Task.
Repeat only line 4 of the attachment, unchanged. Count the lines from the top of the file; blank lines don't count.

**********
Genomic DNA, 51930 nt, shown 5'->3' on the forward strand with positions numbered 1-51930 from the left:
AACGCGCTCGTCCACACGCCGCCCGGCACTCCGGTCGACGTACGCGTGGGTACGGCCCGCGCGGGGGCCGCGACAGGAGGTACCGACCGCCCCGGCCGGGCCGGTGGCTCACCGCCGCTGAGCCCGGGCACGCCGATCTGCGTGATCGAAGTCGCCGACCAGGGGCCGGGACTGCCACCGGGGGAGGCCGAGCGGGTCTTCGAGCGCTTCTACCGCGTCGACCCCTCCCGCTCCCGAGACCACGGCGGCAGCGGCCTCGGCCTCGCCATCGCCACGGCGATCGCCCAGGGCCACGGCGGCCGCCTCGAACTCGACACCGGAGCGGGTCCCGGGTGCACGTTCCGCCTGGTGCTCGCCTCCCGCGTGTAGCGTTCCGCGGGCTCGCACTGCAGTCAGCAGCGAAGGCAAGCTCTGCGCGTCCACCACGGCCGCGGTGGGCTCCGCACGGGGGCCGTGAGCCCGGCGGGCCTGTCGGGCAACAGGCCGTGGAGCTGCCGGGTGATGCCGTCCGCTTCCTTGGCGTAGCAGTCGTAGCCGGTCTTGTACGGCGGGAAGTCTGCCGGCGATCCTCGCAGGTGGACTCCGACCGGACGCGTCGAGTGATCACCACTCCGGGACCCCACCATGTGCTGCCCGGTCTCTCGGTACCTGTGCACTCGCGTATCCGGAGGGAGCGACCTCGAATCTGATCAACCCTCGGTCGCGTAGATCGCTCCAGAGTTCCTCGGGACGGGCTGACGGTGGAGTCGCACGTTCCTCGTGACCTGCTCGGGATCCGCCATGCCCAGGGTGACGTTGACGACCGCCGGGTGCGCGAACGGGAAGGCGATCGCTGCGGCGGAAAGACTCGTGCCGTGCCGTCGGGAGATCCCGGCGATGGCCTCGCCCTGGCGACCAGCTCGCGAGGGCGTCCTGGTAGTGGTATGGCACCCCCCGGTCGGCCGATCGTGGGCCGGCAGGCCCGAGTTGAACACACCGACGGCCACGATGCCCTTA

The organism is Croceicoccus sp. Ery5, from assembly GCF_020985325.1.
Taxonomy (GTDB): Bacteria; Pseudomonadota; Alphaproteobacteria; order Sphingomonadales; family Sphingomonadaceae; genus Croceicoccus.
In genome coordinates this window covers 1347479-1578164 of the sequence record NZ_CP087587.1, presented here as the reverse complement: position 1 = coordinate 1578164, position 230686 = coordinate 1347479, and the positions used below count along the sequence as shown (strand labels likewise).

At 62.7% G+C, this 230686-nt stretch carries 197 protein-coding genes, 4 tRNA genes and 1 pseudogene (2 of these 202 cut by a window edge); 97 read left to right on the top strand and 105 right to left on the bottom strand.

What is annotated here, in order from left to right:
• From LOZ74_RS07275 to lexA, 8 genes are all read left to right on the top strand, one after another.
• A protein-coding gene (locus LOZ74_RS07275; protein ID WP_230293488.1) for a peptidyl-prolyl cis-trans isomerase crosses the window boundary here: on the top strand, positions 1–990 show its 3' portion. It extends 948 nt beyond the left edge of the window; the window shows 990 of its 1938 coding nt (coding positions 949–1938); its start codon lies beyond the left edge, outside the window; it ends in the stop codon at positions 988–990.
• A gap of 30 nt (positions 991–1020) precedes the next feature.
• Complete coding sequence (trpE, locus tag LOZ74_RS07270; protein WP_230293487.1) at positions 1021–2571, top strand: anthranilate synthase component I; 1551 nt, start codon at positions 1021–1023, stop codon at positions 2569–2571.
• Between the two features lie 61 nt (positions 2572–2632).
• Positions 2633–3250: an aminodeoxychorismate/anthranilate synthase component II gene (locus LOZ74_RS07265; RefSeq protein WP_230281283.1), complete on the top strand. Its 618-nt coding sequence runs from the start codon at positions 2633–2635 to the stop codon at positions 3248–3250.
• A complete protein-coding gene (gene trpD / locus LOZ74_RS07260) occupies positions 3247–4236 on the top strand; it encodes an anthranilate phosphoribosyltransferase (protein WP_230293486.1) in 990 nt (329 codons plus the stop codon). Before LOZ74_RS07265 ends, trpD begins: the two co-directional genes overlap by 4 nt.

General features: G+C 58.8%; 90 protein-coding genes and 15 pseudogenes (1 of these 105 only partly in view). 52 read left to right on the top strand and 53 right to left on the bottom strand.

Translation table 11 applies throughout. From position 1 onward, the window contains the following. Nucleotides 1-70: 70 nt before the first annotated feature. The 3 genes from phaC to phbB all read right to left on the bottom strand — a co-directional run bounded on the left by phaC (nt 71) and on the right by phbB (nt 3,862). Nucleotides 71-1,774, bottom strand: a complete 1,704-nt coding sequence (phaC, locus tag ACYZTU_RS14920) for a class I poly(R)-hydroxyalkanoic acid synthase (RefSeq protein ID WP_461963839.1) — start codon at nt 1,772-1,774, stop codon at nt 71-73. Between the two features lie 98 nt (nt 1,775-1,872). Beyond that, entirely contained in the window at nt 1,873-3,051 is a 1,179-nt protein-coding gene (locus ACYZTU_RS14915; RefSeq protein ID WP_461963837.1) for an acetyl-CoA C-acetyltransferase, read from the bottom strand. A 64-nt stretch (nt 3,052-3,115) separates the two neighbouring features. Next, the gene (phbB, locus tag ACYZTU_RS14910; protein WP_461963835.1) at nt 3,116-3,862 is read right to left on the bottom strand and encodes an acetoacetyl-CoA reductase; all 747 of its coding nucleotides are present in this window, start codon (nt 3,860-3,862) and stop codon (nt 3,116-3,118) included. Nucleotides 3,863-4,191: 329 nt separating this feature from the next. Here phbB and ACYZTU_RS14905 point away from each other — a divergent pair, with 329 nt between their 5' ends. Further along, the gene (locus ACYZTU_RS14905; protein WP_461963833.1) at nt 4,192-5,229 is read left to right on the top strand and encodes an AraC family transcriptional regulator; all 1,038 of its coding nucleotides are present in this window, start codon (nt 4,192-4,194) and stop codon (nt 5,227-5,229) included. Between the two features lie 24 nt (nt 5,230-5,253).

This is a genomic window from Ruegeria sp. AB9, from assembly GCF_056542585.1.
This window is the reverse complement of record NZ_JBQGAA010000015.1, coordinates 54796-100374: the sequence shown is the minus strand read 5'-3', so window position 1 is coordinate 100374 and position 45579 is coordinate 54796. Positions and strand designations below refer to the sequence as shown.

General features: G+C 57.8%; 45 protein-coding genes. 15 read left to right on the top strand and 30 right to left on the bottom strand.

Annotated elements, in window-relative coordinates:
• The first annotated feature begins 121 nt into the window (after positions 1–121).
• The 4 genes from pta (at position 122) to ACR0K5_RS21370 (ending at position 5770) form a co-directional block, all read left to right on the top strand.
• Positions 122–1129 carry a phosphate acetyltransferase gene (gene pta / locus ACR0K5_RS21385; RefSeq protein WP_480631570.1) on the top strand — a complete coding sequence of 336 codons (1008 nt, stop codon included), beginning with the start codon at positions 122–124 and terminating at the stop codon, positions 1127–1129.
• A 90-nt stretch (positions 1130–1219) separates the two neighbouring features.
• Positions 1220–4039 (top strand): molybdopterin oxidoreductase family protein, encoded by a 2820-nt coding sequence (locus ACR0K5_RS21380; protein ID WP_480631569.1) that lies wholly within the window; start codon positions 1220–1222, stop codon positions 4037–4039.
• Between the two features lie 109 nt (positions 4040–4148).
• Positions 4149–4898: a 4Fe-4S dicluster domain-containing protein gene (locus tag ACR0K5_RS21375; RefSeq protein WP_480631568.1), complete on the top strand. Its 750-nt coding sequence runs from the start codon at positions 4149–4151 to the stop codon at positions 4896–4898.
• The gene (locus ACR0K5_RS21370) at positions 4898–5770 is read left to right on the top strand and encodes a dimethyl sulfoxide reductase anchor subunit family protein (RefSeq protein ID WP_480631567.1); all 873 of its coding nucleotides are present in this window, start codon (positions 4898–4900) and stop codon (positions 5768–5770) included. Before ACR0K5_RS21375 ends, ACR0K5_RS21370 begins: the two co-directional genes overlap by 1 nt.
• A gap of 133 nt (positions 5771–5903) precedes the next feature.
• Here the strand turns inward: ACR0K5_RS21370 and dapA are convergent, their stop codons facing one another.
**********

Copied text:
Taxonomy (GTDB): Bacteria; Pseudomonadota; Alphaproteobacteria; order Sphingomonadales; family Sphingomonadaceae; genus Croceicoccus.